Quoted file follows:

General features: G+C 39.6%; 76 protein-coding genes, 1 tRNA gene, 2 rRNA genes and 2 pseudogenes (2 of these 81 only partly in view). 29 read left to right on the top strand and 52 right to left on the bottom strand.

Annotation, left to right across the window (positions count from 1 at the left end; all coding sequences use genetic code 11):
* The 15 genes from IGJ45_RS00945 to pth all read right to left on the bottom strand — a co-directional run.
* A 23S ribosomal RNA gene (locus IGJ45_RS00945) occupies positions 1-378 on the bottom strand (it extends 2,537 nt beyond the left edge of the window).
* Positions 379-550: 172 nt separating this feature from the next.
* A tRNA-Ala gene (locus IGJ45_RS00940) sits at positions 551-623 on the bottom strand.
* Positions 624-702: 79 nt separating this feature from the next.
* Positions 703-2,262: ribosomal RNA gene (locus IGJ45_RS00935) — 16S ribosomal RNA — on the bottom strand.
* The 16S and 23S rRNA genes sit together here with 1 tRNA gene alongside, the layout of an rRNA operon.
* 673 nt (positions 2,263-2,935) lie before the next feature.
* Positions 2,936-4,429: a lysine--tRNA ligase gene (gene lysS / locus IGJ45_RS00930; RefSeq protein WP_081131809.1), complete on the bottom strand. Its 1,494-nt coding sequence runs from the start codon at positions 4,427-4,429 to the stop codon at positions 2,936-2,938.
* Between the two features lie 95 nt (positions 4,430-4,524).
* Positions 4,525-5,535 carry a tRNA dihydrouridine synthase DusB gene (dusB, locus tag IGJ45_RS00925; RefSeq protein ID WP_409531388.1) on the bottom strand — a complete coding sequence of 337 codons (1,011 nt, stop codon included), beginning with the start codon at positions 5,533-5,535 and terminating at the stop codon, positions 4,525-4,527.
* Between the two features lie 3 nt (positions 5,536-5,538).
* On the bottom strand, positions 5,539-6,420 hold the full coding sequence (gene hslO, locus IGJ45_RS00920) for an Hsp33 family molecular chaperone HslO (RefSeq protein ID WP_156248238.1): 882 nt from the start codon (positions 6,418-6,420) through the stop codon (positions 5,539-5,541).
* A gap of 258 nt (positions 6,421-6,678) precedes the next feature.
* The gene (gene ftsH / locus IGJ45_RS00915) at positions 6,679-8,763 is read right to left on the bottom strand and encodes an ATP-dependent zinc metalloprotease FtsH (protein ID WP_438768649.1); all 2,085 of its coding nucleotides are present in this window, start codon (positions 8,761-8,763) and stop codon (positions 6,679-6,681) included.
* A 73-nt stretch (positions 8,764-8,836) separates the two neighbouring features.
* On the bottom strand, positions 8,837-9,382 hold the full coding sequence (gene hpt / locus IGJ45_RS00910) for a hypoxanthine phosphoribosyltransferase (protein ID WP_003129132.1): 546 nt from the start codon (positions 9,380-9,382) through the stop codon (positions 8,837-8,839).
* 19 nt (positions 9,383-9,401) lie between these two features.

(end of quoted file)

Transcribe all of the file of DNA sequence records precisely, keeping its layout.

General features: G+C 39.6%; 76 protein-coding genes, 1 tRNA gene, 2 rRNA genes and 2 pseudogenes (2 of these 81 only partly in view). 29 read left to right on the top strand and 52 right to left on the bottom strand.

Annotation, left to right across the window (positions count from 1 at the left end; all coding sequences use genetic code 11):
* The 15 genes from IGJ45_RS00945 to pth all read right to left on the bottom strand — a co-directional run.
* A 23S ribosomal RNA gene (locus IGJ45_RS00945) occupies positions 1-378 on the bottom strand (it extends 2,537 nt beyond the left edge of the window).
* Positions 379-550: 172 nt separating this feature from the next.
* A tRNA-Ala gene (locus IGJ45_RS00940) sits at positions 551-623 on the bottom strand.
* Positions 624-702: 79 nt separating this feature from the next.
* Positions 703-2,262: ribosomal RNA gene (locus IGJ45_RS00935) — 16S ribosomal RNA — on the bottom strand.
* The 16S and 23S rRNA genes sit together here with 1 tRNA gene alongside, the layout of an rRNA operon.
* 673 nt (positions 2,263-2,935) lie before the next feature.
* Positions 2,936-4,429: a lysine--tRNA ligase gene (gene lysS / locus IGJ45_RS00930; RefSeq protein WP_081131809.1), complete on the bottom strand. Its 1,494-nt coding sequence runs from the start codon at positions 4,427-4,429 to the stop codon at positions 2,936-2,938.
* Between the two features lie 95 nt (positions 4,430-4,524).
* Positions 4,525-5,535 carry a tRNA dihydrouridine synthase DusB gene (dusB, locus tag IGJ45_RS00925; RefSeq protein ID WP_409531388.1) on the bottom strand — a complete coding sequence of 337 codons (1,011 nt, stop codon included), beginning with the start codon at positions 5,533-5,535 and terminating at the stop codon, positions 4,525-4,527.
* Between the two features lie 3 nt (positions 5,536-5,538).
* On the bottom strand, positions 5,539-6,420 hold the full coding sequence (gene hslO, locus IGJ45_RS00920) for an Hsp33 family molecular chaperone HslO (RefSeq protein ID WP_156248238.1): 882 nt from the start codon (positions 6,418-6,420) through the stop codon (positions 5,539-5,541).
* A gap of 258 nt (positions 6,421-6,678) precedes the next feature.
* The gene (gene ftsH / locus IGJ45_RS00915) at positions 6,679-8,763 is read right to left on the bottom strand and encodes an ATP-dependent zinc metalloprotease FtsH (protein ID WP_438768649.1); all 2,085 of its coding nucleotides are present in this window, start codon (positions 8,761-8,763) and stop codon (positions 6,679-6,681) included.
* A 73-nt stretch (positions 8,764-8,836) separates the two neighbouring features.
* On the bottom strand, positions 8,837-9,382 hold the full coding sequence (gene hpt / locus IGJ45_RS00910) for a hypoxanthine phosphoribosyltransferase (protein ID WP_003129132.1): 546 nt from the start codon (positions 9,380-9,382) through the stop codon (positions 8,837-8,839).
* 19 nt (positions 9,383-9,401) lie between these two features.